So appointment to view was the thing.  And sport absolutely owned it.

But is this position diminishing?  Has the appointment changed from ‘the match’ to ‘the goal’ or ‘the piece of skill’.  Attention spans are getting shorter and shorter, and fragmented media has allowed for the main bits of the appointment to extract themselves from the action and get to you anyway.  You don’t even need to attend your appointment to view to get to the best bits of the action these days.

Some of this is the rise of illegal clipping and sharing on social media, followed by the rights holders following suit by offering their own short form pieces of action.

But why sit through the whole 90 minutes if you’ll see all the goals seconds after they’ll happen?  The actual football is merely a distraction from the transfer rumours and the training ground nutmegs anyway. If you can see the best bits without having to even bother with watching the match, you can get back to doing some other stuff.  Or doing a lot of nothing.

So what’s the next step for live sport?  More content?  A more immersive viewing experience? VR? AR?  Who knows.

All I know is that the appointment may well becoming less and less a critical one to show up to.



Spontent Marketing

I’m a B2b marketer somewhat by accident.

Graduated with a standard marketing degree, scrapped my way into my first marketing job, then my second, then third, and so on.  And it happened to be that this path took me from educational marketing into a variety of B2b focused roles.

So, like many people I’ve had to learn somewhat on the job.  And more than a decade in I’m still learning.  It’s a fast moving space, and there is a lot to get your head round.

Over the last year or so I’ve become fascinated and obsessed by a missing link in B2b marketing – that of what I’m calling ‘sponsor content’ (spontent? no? sorry)

Like many B2b marketers, I’m also a buyer of services.  A money haemorrhaging cost-centre, some might argue.  Anyway, as part of this bit of my job, I’m often having to source services, compare suppliers, do due diligence and implement various tools.

This is all fine.  I can find excellent content assisting me with solving my problem, helping me to narrow down my supplier choice and advising me on what to do when I’m implementing the service itself.

But in 99% of the cases I’m doing a lot of this work myself, or someone in my team is.  I’ll be the one who understands that we need tool X to solve problem Y.  But it’ll be someone else that I need to get on board with signing the cheque to make it happen.  Often they’ll be happy using tool Z to muddle on with half-solving problem Y.  They won’t know any different.

So why don’t more B2b vendors help me make that case internally.  This isn’t “a sales guy will come in and present to a wider team”, this is more equipping me with tools to sell their service into my organisation.  The guys I need to convince (could be sales, the exec team, the HR team or a combination) don’t want to do your demo with you on the other end – but they’d listen to me.  Possibly.

So, B2b vendors, you’ve got me, you’re on my shortlist, I’ve followed your fancy content (look at you being all helpful and not at all salesy) and I’m sold on it.  I now want to click on a link that gives me a shit load of stuff that helps me make that case internally – without your involvement at this stage.

Let me demo your product to the stakeholders here.  Trust me to do that on your behalf, and equip me to do so.  It’ll be a damn sight easier to get a deal done if you let me be your sponsor internally here, so take some of the road-blocks out of the way.

In my recent work, and recent searches for solutions, I’ve not seen anyone do this well.  If anything, a lot of vendors want more information out of me – who are these other people? Can we get them to sign up for our newsletter? rather than just helping me make the case.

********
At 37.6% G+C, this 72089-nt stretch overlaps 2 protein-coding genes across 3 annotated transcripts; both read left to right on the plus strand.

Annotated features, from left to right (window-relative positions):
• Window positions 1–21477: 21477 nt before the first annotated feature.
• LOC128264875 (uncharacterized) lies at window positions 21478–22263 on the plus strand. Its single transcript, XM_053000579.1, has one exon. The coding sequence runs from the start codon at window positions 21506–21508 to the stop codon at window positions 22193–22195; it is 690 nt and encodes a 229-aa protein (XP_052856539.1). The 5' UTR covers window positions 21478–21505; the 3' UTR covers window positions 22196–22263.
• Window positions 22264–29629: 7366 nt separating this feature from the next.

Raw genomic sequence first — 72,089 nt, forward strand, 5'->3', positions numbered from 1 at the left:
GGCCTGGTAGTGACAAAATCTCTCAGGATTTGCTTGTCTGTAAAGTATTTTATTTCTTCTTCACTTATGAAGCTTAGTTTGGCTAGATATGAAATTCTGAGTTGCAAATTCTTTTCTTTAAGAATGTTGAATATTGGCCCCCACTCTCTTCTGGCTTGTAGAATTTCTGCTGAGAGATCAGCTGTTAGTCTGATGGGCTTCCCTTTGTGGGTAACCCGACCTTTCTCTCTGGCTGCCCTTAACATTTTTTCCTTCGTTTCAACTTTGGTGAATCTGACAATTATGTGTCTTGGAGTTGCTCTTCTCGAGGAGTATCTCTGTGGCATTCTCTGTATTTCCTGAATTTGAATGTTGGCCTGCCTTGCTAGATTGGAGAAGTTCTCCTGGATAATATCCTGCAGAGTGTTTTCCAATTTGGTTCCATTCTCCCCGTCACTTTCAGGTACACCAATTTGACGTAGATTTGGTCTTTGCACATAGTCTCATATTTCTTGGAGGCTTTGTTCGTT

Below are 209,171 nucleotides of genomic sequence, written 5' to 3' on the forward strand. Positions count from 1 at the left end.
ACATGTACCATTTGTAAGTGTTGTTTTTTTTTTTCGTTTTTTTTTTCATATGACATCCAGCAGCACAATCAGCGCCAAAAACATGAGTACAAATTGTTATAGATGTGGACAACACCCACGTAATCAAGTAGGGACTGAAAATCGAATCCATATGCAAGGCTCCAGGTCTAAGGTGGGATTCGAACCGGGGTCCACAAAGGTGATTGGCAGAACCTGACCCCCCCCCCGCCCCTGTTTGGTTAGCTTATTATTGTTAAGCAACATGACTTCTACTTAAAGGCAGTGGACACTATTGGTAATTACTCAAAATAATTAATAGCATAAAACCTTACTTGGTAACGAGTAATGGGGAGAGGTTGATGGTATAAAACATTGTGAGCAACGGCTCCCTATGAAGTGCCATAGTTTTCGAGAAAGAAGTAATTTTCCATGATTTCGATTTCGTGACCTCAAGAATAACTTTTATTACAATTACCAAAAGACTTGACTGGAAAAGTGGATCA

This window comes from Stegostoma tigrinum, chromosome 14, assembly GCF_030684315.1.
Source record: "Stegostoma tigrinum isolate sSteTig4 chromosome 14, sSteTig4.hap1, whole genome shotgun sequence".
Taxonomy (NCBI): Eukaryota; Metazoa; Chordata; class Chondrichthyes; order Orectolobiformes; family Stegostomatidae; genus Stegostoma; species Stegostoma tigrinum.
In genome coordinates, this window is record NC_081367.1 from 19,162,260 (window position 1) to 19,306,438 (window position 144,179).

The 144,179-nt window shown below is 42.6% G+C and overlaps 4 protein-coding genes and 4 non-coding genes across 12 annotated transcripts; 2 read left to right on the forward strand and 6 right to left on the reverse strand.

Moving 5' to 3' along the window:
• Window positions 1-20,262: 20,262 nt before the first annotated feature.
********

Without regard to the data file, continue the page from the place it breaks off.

One to add to the ever growing list of ‘new stuff to think about in the wonderful world of B2b’


You’re doing B2b social media wrong, and so am I, mostly.

I’m increasingly convinced that if you’re doing social media in B2b, and you don’t have it tagged to an employee advocacy programme, you’re doing it wrong.

Sure, it works in some cases, and you’ll get  hashtag numbers.  You might even get some hashtag engagement.  And possibly some sales.  That you won’t be able to track, but hey, it’s fine, you know it’s happening.

I think more and more that B2b social should be a middle step, an important island situated somewhere between your content strategy and your employee engagement strategy.  And you really need to do all three for it to work properly.

Regardless of industry or size of company, employees will be socially connected to relevant people who trust them, who are interested in what they have to say and who treat them like information filters.  They’re the ones capable of sharing, contextualising and socialising your content.  Not your crappy corporate account.  Although stick it up there as well, just because.

So stop wasting your time obsessing over the growth of your corporate accounts. Stop jumping from platform to platform, stop following the shiny stuff and start getting your content into the hands of those who can put in front of the real audience.

(if you’re interested in employee advocacy strategy, give Sarah Goodall of Tribal Impact a follow on Twitter, she posts some very good stuff)



It took me ages, but I think I finally get Snapchat.

I didn’t understand the UI for ages, didn’t get how stories worked, didn’t see what else it offered over and above other messaging apps.

But then it clicked.  I think.

It strikes me that Snapchat is the first of the mainstream apps that allows people to have skills (skillz, sklz, sssklllzzzzz, skiiiillszzzzzzzsss etc).  Others, like Vine, have spawned a lot of highly creative high-end users, showcasing some really high quality work.  But that’s always felt highly different to the normal users’ experience of it.

Snapchat, however, has skills (skillz, sklz, sssklllzzzzz, skiiiillszzzzzzzsss etc) baked into the everyday experience.  It’s lowered the bar for creative content, and done it in a (fairly) user-friendly and (increasingly) mass market way.

It allows for people to showcase their own creativity within their own peer groups, and be an app that normal users can “be really good at”, all the while not taking away from the main purpose of one-to-one and one-to-many messaging and retaining the “burn after reading” functionality from which it gained popularity.